Political Science - Theses, Dissertations, and other Required Graduate Degree Essays

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Lameduck leadership: The effects of interim leadership on party discipline

Date created: 
2018-05-16
Abstract: 

While party discipline has been studied extensively under standard conditions, there has to date been no work done on the impact of interim leadership on the incentives of legislators and in particular on the frequency of their dissent. Given the prevalence of interim leadership in both federal and provincial governments in Canada, this represents a significant gap in the literature. This paper seeks to explore the impact of interim leadership on incentives by developing a formal model of those incentives, based on existing work on regular leadership. It also discusses two different approaches to modelling sanctions, advancement, policy preferences, and policy outcomes, showing the impact of treating these as continuous choices as compared to treating them as dichotomous options. I find the policy position of the future leader has more importance under the assumption of continuous variables than the assumption of dichotomous variables.

Document type: 
Graduating extended essay / Research project
Senior supervisor: 
Laurent Dobuzinskis
Department: 
Arts & Social Sciences: Department of Political Science
Thesis type: 
(Research Project) M.A.

You can’t teach an old dog green tricks: exploring the effect of ideology on forestry policy decisions by the 1991-1996 British Columbia New Democratic Party

Date created: 
2018-11-14
Abstract: 

This project explores the effect of ideology on the policy-making process through a case-study analysis of the NDP majority government which governed the province from 1991-1996. The focus is particularly on the NDP’s forest policy, with a strong environmental platform and public support promising extensive reforms but delivering much less than expected. While traditional policy literature largely sidelines ideology as a factor in rational decision-making by individual policy actors, I argue that it plays a much larger role by determining the very scope of policy-options available to decision-makers. Combining Michael Freeden’s Conceptual Approach to ideology with Frank Fischer’s Discourse Analysis, I present a variety of party documents and interviews to argue that the BC NDP had the institutional ability and popular support to enact far-reaching reforms, but were constrained by their own ideological framework into a modest change to the status quo.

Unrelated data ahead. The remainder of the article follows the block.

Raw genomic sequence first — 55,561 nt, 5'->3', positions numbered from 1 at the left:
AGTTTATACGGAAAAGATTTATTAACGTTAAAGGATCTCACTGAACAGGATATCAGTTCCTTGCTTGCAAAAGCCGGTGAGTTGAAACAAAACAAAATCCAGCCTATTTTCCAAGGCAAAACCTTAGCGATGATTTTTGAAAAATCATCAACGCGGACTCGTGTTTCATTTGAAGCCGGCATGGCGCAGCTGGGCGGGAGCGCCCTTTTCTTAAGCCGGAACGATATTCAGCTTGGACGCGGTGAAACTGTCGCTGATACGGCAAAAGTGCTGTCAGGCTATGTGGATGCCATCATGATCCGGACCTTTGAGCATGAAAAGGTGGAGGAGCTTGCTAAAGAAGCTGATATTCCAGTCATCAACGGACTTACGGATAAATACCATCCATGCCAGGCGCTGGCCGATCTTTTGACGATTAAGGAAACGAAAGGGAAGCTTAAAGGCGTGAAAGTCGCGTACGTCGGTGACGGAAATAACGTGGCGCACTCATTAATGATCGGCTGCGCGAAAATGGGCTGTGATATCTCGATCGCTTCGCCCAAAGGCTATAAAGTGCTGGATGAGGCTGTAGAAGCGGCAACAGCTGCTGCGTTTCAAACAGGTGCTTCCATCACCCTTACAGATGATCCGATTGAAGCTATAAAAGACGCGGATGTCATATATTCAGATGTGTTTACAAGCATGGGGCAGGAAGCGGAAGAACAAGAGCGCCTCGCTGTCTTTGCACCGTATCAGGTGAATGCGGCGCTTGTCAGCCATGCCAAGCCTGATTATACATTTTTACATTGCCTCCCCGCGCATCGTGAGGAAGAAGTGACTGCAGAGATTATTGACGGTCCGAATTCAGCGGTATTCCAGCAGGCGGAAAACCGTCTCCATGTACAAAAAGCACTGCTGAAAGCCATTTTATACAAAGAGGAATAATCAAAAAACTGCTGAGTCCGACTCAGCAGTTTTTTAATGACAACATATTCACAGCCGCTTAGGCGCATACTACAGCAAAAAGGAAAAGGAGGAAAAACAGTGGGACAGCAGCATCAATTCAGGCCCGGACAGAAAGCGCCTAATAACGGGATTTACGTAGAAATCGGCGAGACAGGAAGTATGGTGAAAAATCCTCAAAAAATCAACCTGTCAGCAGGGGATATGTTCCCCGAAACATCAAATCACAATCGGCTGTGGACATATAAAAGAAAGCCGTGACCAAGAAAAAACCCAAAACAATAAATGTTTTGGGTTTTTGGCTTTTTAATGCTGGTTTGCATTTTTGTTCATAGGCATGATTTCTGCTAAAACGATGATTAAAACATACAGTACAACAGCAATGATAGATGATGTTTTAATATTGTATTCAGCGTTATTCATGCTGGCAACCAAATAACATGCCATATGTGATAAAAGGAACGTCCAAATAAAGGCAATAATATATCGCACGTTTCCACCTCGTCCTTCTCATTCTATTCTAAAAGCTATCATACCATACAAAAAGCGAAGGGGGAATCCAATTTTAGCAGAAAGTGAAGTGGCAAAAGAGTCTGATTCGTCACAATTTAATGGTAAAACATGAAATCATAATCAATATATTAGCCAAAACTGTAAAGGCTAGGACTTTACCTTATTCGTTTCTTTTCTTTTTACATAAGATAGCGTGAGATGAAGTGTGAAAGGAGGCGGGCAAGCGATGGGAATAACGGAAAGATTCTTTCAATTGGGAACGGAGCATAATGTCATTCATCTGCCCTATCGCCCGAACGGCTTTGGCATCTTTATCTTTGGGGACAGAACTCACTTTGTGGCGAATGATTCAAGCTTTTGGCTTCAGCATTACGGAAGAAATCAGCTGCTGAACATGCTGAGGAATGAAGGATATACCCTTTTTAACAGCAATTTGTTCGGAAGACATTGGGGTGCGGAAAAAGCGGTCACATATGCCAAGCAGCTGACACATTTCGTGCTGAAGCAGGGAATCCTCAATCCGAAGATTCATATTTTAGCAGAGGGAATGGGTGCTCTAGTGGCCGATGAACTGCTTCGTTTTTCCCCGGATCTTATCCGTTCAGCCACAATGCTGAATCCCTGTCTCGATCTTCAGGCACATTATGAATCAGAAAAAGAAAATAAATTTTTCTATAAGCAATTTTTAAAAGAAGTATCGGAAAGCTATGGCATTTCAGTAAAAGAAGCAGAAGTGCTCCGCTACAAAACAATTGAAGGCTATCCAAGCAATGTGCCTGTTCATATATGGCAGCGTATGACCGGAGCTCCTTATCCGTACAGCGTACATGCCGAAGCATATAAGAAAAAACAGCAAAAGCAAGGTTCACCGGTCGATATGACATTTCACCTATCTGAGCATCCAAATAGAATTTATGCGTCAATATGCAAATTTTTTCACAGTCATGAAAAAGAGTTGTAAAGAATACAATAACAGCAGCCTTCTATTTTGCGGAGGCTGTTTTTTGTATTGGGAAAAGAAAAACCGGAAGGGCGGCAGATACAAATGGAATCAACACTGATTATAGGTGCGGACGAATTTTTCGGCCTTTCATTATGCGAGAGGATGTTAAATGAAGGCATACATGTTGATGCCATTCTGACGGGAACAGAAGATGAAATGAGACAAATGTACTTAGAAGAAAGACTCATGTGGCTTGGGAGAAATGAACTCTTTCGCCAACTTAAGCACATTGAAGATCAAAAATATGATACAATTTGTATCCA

Document type: 
Graduating extended essay / Research project
File(s): 
Senior supervisor: 
David Laycock
Department: 
Arts & Social Sciences: Department of Political Science
Thesis type: 
(Research Project) M.A.

Politics in the energy sector: using embedded autonomy to explain the 2016 end of the feed-in tariff program in Ontario

Author: 
Date created: 
2018-09-25
Abstract: 

During a period where climate change is an increasing Canadian and global problem, the government of Ontario stopped accepting new contracts for its feed-in tariff program in 2016 that promoted renewable energy source development. The concept of embedded autonomy explains how the three levels of stakeholders at the political, institutional and public levels interact to decide and implement energy policy. The results of the interaction between the three levels indicates that the political level in the province has the full ability to decide energy policy without including the other stakeholders. Germany provides an example of an energy sector that is more inclusive of non-political stakeholders, and the European state can provide lessons for further including the institutional and public stakeholders in Ontario to promote renewable energy source development.

Document type: 
Graduating extended essay / Research project
File(s): 
Senior supervisor: 
Anil Hira
Department: 
Arts & Social Sciences: Department of Political Science
Thesis type: 
(Research Project) M.A.

Parsing public opinion: Examining the heterogeneous effects of same sex marriage legalization on mass attitudes in America

Author: 
Date created: 
2018-08-30
Abstract: 

Ordinarily, mass attitude change takes place slowly if at all. Many attitudes remain relatively stable over time and even generations. American attitudes on abortion, for example, have remained surprisingly consistent over time. In 1972, 49 percent of Americans favoured access to abortion for poor women and in 2016, 43 percent of Americans felt the same way. Contrast this with attitudes toward same sex marriage. In 1988, a mere 11.6 percent of Americans were in favour of legalizing same sex marriage. In 2016, 59.2 percent were in favour of granting same sex couples the right to marry (Rosenfeld, 2017). This 47 point rise in support represents a remarkable turnaround in mass public opinion. Recent research suggests that public opinion formation is not strictly a bottom up process with individuals as paramount, but that institutions and official policy play a role (Soss and Schram, 2007). So how does the legalization of same sex marriage affect mass opinion? Previous results suggest that legalization leads to an increase in support for the policy. But these analyses treat legalization as constituting a uniform treatment effect. I use data from the 2008, 2012 and 2016 American National Election Surveys to determine if the effect of legalization on opinion is heterogeneous based on psychological predispositions. My results indicate that individuals do respond differently to policy change based on their levels of authoritarianism and ethnocentrism.